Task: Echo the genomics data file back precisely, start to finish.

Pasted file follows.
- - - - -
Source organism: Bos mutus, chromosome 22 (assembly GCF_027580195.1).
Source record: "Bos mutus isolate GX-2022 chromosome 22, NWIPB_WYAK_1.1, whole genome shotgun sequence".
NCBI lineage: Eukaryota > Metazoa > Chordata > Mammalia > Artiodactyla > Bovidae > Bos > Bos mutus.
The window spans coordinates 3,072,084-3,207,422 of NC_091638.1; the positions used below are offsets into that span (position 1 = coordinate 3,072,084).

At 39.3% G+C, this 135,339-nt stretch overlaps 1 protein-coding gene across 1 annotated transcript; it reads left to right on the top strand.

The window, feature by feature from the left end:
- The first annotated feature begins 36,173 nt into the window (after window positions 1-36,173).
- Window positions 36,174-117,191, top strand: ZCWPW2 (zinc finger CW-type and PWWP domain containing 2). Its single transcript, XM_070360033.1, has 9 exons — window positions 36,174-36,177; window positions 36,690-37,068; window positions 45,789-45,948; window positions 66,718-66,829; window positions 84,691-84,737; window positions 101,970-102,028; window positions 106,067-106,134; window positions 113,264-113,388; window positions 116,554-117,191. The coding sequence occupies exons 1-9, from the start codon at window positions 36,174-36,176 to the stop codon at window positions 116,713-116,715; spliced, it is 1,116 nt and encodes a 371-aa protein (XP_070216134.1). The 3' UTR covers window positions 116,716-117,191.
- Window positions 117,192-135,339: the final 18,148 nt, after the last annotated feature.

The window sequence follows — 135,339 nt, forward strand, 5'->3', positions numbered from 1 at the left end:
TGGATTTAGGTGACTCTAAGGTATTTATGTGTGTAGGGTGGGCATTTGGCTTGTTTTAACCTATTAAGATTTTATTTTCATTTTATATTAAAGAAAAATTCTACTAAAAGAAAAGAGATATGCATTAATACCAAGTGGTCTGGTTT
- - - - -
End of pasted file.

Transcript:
Source organism: Bos mutus, chromosome 22 (assembly GCF_027580195.1).
Source record: "Bos mutus isolate GX-2022 chromosome 22, NWIPB_WYAK_1.1, whole genome shotgun sequence".
NCBI lineage: Eukaryota > Metazoa > Chordata > Mammalia > Artiodactyla > Bovidae > Bos > Bos mutus.
The window spans coordinates 3,072,084-3,207,422 of NC_091638.1; the positions used below are offsets into that span (position 1 = coordinate 3,072,084).

At 39.3% G+C, this 135,339-nt stretch overlaps 1 protein-coding gene across 1 annotated transcript; it reads left to right on the top strand.

The window, feature by feature from the left end:
- The first annotated feature begins 36,173 nt into the window (after window positions 1-36,173).
- Window positions 36,174-117,191, top strand: ZCWPW2 (zinc finger CW-type and PWWP domain containing 2). Its single transcript, XM_070360033.1, has 9 exons — window positions 36,174-36,177; window positions 36,690-37,068; window positions 45,789-45,948; window positions 66,718-66,829; window positions 84,691-84,737; window positions 101,970-102,028; window positions 106,067-106,134; window positions 113,264-113,388; window positions 116,554-117,191. The coding sequence occupies exons 1-9, from the start codon at window positions 36,174-36,176 to the stop codon at window positions 116,713-116,715; spliced, it is 1,116 nt and encodes a 371-aa protein (XP_070216134.1). The 3' UTR covers window positions 116,716-117,191.
- Window positions 117,192-135,339: the final 18,148 nt, after the last annotated feature.

The window sequence follows — 135,339 nt, forward strand, 5'->3', positions numbered from 1 at the left end:
TGGATTTAGGTGACTCTAAGGTATTTATGTGTGTAGGGTGGGCATTTGGCTTGTTTTAACCTATTAAGATTTTATTTTCATTTTATATTAAAGAAAAATTCTACTAAAAGAAAAGAGATATGCATTAATACCAAGTGGTCTGGTTT